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Tallahassee students rally against tuition hikes, budget cuts

By staff |
October 10, 2011
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Students listen to speakers denouncing the tuition  hikes.
Students listen to speakers denouncing the tuition hikes. (Fight Back! News/Staff)
Organizer Michael Sampson confronts FSU President Eric Barron about the tuition
Organizer Michael Sampson confronts FSU President Eric Barron about the tuition hikes.

Tallahassee, FL - On Sept. 28, more than 50 students from Florida State University (FSU) came together to rally against proposed 15% tuition hikes and continued cuts to education.

The student protest, organized by the FSU Progress Coalition, marched to the FSU president’s office where administration officials and University Police awaited them, blocking their entry to the administration building. However, refusing to be turned away, the students’ resilience forced a meeting outside with the FSU President Eric Barron. The students demanded that President Barron attend a public forum with students and stand publicly with them against the Florida state legislature’s education cuts.

The students’ demands were met as Barron agreed to a public forum with students where he would address projected tuition hikes and education cuts, all while taking questions and concerns from students.

Student leaders then presented Barron with 1400 petition signatures, collected by members of the Progress Coalition, reflecting FSU student opposition to the 15% tuition hikes. Barron promised to stand with students against state-initiated education cuts.

“Regular students from all inclinations are very upset with higher tuition and continued education cuts,” said Tallahassee student activist and Progress Coalition member Michael Sampson. “Continued tuition hikes will create a situation where only the privileged minority can receive a college education, hurting many working families and students. Students must unite against these attacks on their ability to get an affordable and quality education.”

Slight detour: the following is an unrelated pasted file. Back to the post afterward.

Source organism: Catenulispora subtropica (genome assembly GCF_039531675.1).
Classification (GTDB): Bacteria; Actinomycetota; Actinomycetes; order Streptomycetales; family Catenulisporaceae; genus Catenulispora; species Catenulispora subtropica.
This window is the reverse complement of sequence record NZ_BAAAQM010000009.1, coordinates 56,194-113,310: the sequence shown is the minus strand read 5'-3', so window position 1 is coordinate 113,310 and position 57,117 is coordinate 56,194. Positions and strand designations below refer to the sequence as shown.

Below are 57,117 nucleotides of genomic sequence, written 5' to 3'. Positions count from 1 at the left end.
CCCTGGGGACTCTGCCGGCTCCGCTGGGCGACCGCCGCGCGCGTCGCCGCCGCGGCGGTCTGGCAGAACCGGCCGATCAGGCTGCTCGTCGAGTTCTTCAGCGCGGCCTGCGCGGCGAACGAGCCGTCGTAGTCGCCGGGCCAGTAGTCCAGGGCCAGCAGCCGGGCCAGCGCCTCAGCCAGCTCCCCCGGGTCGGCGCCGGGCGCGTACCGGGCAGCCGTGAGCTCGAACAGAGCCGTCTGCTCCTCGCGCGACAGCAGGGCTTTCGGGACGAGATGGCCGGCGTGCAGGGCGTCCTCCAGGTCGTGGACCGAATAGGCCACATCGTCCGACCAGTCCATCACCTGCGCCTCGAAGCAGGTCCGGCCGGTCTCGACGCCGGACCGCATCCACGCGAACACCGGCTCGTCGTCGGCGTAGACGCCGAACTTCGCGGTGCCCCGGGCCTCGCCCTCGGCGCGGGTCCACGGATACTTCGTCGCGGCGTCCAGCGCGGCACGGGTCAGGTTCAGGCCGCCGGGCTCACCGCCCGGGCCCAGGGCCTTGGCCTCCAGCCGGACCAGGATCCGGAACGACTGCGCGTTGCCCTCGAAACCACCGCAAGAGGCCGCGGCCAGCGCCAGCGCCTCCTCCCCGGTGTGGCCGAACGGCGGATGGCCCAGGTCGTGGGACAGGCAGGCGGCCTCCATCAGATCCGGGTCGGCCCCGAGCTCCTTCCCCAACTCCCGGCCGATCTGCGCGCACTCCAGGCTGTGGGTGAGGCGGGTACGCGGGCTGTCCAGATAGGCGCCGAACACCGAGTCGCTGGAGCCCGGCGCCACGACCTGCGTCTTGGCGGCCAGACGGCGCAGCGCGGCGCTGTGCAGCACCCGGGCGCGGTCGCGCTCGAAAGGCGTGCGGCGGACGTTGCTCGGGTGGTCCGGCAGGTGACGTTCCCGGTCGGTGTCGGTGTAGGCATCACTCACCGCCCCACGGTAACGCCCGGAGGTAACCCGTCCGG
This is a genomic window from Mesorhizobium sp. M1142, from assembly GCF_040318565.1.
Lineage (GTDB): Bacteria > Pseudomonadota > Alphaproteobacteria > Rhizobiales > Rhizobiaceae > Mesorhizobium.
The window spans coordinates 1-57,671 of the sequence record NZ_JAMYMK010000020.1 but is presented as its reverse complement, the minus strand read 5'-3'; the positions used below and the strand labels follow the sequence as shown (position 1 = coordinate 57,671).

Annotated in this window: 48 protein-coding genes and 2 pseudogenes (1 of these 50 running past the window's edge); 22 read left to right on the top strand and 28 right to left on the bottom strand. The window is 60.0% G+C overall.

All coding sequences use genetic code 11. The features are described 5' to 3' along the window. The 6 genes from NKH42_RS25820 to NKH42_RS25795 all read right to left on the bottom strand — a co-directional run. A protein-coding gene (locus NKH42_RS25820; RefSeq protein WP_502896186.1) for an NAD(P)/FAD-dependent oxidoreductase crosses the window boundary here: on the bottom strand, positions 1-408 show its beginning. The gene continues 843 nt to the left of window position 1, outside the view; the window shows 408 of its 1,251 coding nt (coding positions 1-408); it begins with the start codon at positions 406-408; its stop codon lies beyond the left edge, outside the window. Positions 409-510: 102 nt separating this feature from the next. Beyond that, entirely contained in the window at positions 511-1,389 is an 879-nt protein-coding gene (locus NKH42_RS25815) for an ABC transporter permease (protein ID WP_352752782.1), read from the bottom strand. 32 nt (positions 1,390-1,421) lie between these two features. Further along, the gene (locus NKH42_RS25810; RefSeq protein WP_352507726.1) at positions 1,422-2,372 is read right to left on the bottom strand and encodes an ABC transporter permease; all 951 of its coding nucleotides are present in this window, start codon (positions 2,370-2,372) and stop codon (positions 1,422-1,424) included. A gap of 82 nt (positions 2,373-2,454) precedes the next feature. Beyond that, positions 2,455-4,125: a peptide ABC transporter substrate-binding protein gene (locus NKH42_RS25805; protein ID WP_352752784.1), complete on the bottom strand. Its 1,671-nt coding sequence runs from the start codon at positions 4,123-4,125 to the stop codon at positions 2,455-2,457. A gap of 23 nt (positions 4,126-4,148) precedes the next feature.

Students at FSU are expected to see their tuition rise a projected 60% over the next four years.

“The hypocrisy comes when tuition is raised while President Barron receives a 10% pay raise this year and new pricey construction projects are being built on campus”, said Sampson. “Why are students taking the brunt of cuts to higher education? How can you talk of raising students’ tuition while simultaneously receiving a pay raise or allow the construction of these massive buildings?”

Just a few weeks ago, the FSU Board of Trustees approved a 10% raise for Barron as well as the beginning of a new state-of-the art $15 million athletic facility. All while FSU’s private endowment stands at $450 million. Given these facts, Barron will face an increasingly angry student body.

“As students, we feel as though this issue is more than just an education issue but a moral and social justice issue,” said Tallahassee activist and protest attendee Melanie Zardoya. “This is about institutional transparency and holding higher-level administration and politicians accountable to the needs of the students and their families.”

That accountability from school administrators is missing on campuses resonated with many students during the FSU education rights rally. Members of FSU Progress Coalition hope that President Barron will live by his promise of standing with students against education cuts, and by the appearance of the rally that took place last Sept. 28, the FSU students will hold their administration accountable.

FSU Progress Coalition was formed on the campus of Florida State University in the spring of 2011 as a union of student groups fighting for education rights. For information on how to get involved or information on FSU Progress Coalition, contact [email protected], on Facebook at FSU Progress Coalition, and on Twitter @FSUprogress.

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